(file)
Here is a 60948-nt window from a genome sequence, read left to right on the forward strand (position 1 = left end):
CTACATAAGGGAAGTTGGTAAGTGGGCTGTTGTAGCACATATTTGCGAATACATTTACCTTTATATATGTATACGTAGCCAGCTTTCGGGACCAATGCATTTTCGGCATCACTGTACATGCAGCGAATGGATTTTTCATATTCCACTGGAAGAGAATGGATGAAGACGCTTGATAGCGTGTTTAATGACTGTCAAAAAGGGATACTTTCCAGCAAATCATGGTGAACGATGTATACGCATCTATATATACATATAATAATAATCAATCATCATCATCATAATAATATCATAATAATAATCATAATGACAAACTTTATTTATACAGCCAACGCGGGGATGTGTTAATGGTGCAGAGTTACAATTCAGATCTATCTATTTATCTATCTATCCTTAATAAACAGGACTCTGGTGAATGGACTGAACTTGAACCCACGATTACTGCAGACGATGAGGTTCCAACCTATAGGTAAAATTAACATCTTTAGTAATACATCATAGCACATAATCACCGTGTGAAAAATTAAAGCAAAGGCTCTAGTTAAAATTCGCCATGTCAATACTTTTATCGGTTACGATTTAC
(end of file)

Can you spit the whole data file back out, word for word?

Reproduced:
Here is a 60948-nt window from a genome sequence, read left to right on the forward strand (position 1 = left end):
CTACATAAGGGAAGTTGGTAAGTGGGCTGTTGTAGCACATATTTGCGAATACATTTACCTTTATATATGTATACGTAGCCAGCTTTCGGGACCAATGCATTTTCGGCATCACTGTACATGCAGCGAATGGATTTTTCATATTCCACTGGAAGAGAATGGATGAAGACGCTTGATAGCGTGTTTAATGACTGTCAAAAAGGGATACTTTCCAGCAAATCATGGTGAACGATGTATACGCATCTATATATACATATAATAATAATCAATCATCATCATCATAATAATATCATAATAATAATCATAATGACAAACTTTATTTATACAGCCAACGCGGGGATGTGTTAATGGTGCAGAGTTACAATTCAGATCTATCTATTTATCTATCTATCCTTAATAAACAGGACTCTGGTGAATGGACTGAACTTGAACCCACGATTACTGCAGACGATGAGGTTCCAACCTATAGGTAAAATTAACATCTTTAGTAATACATCATAGCACATAATCACCGTGTGAAAAATTAAAGCAAAGGCTCTAGTTAAAATTCGCCATGTCAATACTTTTATCGGTTACGATTTAC